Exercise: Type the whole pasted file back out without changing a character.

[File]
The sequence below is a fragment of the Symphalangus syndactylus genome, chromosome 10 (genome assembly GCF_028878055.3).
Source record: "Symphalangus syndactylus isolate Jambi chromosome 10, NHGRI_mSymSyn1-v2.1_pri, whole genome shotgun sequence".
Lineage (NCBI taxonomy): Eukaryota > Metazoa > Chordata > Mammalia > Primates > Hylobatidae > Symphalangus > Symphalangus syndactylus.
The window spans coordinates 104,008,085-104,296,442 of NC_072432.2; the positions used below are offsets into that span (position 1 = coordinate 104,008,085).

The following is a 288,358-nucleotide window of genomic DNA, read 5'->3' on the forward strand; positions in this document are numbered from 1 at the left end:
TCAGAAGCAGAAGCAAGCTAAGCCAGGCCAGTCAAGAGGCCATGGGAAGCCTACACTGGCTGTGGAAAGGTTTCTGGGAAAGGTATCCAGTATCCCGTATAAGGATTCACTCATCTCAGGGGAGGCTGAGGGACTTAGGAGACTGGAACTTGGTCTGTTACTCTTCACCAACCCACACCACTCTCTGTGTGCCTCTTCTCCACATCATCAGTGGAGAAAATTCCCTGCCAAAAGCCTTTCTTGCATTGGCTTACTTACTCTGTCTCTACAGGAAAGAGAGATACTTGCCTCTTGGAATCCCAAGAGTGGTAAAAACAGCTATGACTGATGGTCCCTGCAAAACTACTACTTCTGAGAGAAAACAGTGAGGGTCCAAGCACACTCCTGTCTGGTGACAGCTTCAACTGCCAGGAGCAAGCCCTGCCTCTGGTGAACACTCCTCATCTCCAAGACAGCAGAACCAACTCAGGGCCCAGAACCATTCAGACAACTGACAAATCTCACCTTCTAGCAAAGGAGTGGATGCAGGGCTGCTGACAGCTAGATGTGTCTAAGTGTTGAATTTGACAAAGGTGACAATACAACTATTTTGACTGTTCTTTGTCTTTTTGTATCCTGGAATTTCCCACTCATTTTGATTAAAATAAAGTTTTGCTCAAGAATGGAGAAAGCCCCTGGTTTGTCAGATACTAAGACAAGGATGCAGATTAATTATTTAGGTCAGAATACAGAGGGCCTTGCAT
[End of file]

The sequence below is a fragment of the Symphalangus syndactylus genome, chromosome 10 (genome assembly GCF_028878055.3).
Source record: "Symphalangus syndactylus isolate Jambi chromosome 10, NHGRI_mSymSyn1-v2.1_pri, whole genome shotgun sequence".
Lineage (NCBI taxonomy): Eukaryota > Metazoa > Chordata > Mammalia > Primates > Hylobatidae > Symphalangus > Symphalangus syndactylus.
The window spans coordinates 104,008,085-104,296,442 of NC_072432.2; the positions used below are offsets into that span (position 1 = coordinate 104,008,085).

The following is a 288,358-nucleotide window of genomic DNA, read 5'->3' on the forward strand; positions in this document are numbered from 1 at the left end:
TCAGAAGCAGAAGCAAGCTAAGCCAGGCCAGTCAAGAGGCCATGGGAAGCCTACACTGGCTGTGGAAAGGTTTCTGGGAAAGGTATCCAGTATCCCGTATAAGGATTCACTCATCTCAGGGGAGGCTGAGGGACTTAGGAGACTGGAACTTGGTCTGTTACTCTTCACCAACCCACACCACTCTCTGTGTGCCTCTTCTCCACATCATCAGTGGAGAAAATTCCCTGCCAAAAGCCTTTCTTGCATTGGCTTACTTACTCTGTCTCTACAGGAAAGAGAGATACTTGCCTCTTGGAATCCCAAGAGTGGTAAAAACAGCTATGACTGATGGTCCCTGCAAAACTACTACTTCTGAGAGAAAACAGTGAGGGTCCAAGCACACTCCTGTCTGGTGACAGCTTCAACTGCCAGGAGCAAGCCCTGCCTCTGGTGAACACTCCTCATCTCCAAGACAGCAGAACCAACTCAGGGCCCAGAACCATTCAGACAACTGACAAATCTCACCTTCTAGCAAAGGAGTGGATGCAGGGCTGCTGACAGCTAGATGTGTCTAAGTGTTGAATTTGACAAAGGTGACAATACAACTATTTTGACTGTTCTTTGTCTTTTTGTATCCTGGAATTTCCCACTCATTTTGATTAAAATAAAGTTTTGCTCAAGAATGGAGAAAGCCCCTGGTTTGTCAGATACTAAGACAAGGATGCAGATTAATTATTTAGGTCAGAATACAGAGGGCCTTGCAT